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‘Street Woman Fighter’ returns with a new season


“Street Woman Fighter 2” first aired on Mnet on Aug. 22, capturing the attention of global dance fans. Until now, dancers were largely excluded from the spotlight in the entertainment industry, so the show aimed to introduce different dance crews to the public. With the hit of the first season “Street Woman Fighter” in 2020, “Street Woman Fighter 2” is also expected to be extremely popular.


Eight crews participated in total—Bebe, Tsubakill, DeepNDap, 1Million, Wolf’lo, Jam Republic, Lady Bounce, and Mannequeen. Unlike the first season, which was entirely composed of Korean crews, this season featured Jam Republic, with dancers from New Zealand, and Tsubakill, with dancers from Japan. This mixing of dancers from different ethnic backgrounds led to the show’s growing popularity among international fans. 


The show’s first mission was “battles,” in which each dancer chose an opponent they wanted to go against, and each freestyled to a random song for 40 seconds. This mission was especially intense because many of the dancers had either previously been in the same team, had fallen out of their friendship, or had misunderstandings. 


These stories between individual dancers were highlighted, making viewers more emotionally engaged. For example, 1Million leader Lia Kim and DeepNDap leader Mina Myoung were the main dance instructors of 1Million Dance Academy, but Mina Myoung left in 2019 due to several misunderstandings. The two constantly showed their resentment toward each other in their interviews, shocking viewers.


“I personally really enjoyed the first episode because it was entertaining to watch dancers specializing in choreography engage in freestyle battles,” Kate Kim (12), fan of team Bebe, said. “The battle between Bebe’s Bada and 1Million’s Redy was my favorite. I think that the backstory between the two amplified their battle.”


The next mission was the rank mission, in which each crew divided themselves into different classes—leader, sub-leader, middle, and rookie. Dancers would devise a choreography for their own class, and they would come together to pick the best one. They would then compete for the main dancer position by performing the same choreography and filming a dance video accordingly. In previous seasons, this mission was almost the highlight of the show, garnering extreme popularity among Korean netizens. Dancer no:ze’s “Hey Mama” choreography became a national syndrome when “Street Woman Fighter” aired in 2020, and dancer Vata’s “New Thing” choreography also sparked much interest when “Street Man Fighter” aired last year.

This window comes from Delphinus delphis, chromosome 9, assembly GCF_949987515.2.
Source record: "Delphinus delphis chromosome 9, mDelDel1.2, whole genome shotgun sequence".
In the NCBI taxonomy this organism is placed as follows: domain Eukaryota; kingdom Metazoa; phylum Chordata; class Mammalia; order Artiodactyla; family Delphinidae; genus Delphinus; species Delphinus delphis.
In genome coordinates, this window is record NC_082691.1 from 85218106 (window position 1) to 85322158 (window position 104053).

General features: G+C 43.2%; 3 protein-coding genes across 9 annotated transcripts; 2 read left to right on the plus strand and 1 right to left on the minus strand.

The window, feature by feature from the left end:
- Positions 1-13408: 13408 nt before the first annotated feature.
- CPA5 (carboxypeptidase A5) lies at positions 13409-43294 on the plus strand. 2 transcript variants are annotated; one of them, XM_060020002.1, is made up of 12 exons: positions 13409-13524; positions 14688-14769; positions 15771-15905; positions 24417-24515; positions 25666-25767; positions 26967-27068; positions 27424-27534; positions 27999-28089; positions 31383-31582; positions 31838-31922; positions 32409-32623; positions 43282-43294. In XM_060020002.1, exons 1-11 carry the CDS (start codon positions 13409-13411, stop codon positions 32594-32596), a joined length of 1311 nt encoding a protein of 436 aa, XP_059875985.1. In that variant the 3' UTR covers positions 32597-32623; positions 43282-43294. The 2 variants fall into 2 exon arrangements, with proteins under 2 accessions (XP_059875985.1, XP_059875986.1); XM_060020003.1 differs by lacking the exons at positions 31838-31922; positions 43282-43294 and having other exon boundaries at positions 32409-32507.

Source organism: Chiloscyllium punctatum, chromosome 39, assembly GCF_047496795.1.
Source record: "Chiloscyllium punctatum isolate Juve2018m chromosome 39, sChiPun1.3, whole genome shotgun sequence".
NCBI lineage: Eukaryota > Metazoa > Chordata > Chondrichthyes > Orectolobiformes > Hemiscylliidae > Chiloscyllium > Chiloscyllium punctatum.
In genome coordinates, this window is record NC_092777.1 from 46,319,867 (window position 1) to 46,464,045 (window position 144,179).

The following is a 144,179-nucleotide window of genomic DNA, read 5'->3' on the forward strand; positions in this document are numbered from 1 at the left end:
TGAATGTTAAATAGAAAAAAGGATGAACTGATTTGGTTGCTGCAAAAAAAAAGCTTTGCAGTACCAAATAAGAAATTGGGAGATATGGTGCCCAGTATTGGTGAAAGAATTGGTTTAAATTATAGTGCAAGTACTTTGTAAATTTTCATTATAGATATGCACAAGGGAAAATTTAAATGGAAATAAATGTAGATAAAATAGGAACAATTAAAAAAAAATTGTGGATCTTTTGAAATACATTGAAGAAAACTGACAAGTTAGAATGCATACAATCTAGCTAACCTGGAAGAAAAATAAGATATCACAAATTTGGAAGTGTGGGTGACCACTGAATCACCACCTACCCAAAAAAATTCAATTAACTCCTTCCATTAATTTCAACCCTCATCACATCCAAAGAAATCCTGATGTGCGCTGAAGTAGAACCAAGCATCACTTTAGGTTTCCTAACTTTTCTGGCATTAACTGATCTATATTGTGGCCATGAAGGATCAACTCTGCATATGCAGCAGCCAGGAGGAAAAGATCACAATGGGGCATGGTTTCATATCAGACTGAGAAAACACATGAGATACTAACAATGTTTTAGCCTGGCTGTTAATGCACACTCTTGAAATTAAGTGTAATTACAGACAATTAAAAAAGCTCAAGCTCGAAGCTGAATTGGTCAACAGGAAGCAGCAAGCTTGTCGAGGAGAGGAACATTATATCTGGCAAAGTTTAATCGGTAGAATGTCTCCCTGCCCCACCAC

This season, dancer Bada’s choreography to “Smoke” by Dynamic Duo was once again an immense hit. Her choreography, which highlighted the strong beat of the song while also expressing the lyrics expertly, demonstrated why she was one of the most popular dancers in Korea today. Bada secured the main dancer position and produced an exceptional video, which received more than four million views. 


In addition, countless number of dancers, ordinary people, and celebrities participated in the “Smoke challenge,” dancing to Bada’s choreography. She has since skyrocketed in popularity, with her Instagram followers increasing from 500K before the show to 1.7M.


The third mission was the K-pop deathmatch mission—the videos filmed for this mission were actually pre-released in June to count the views and votes before filming the broadcast. Each crew choreographed short videos for one of four K-pop companies (YG, JYP, SM, or HYBE). 


“I do not really watch Street Woman Fighter, but I have still seen all of the K-pop missions on Youtube,” Jennie Koh (12), Stray Kids fan, said. “I loved the performance of the two teams Bebe and Tsubakill who danced to JYP songs, including Maniac by Stray Kids.”


Crew Bebe, with Bada as their leader, won first place with 980 points out of 1000. The lowest scoring two crews, Wolf’lo and Tsubakill, with 480 and 440 points respectively, engaged in an elimination battle.


The elimination battle was both emotional and remarkable, as the desperation of every dancer and the respect they showed for each other were reflected in their moves. After a full-round battle, Wolf’lo eventually won 3-2, and Tsubakill was eliminated. Many fans expressed their disappointment at Tsubakill’s elimination and anger at Mnet’s voting process. The voting took place before the public was familiar with the dance crews, making lesser-known crews such as Wolf’lo, Ladybounce, and Tsubakill at a disadvantage. 


On Sept. 13, the mega crew mission videos for each crew were uploaded. Each crew casted their own dancers to use in their videos, and many videos featured famous dancers and celebrities. 1Million’s video featured K-pop singer Sandara Park, Mannequeen’s video featured Winter of K-pop girl group Aespa and dancer LipJ, and DeepNDap’s video featured K-pop singer SinB and dancer Hyojin Choi. 


1Million had the most impressive performance out of the eight crews, dancing to Korean artist Lim Kim’s music to represent East Asian culture. 1Million was one of the crews with the most dancers in their video, and the variety of formations and unique ideas captured the essence of the mega crew mission.

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About the Contributor
Sophie Choi
Sophie Choi, Reporter
Sophie is a senior reporter for Tiger Times Online. She loves listening to music, hanging out with friends, and shopping at Hongdae. Feel free to strike up a conversation with her at any time.

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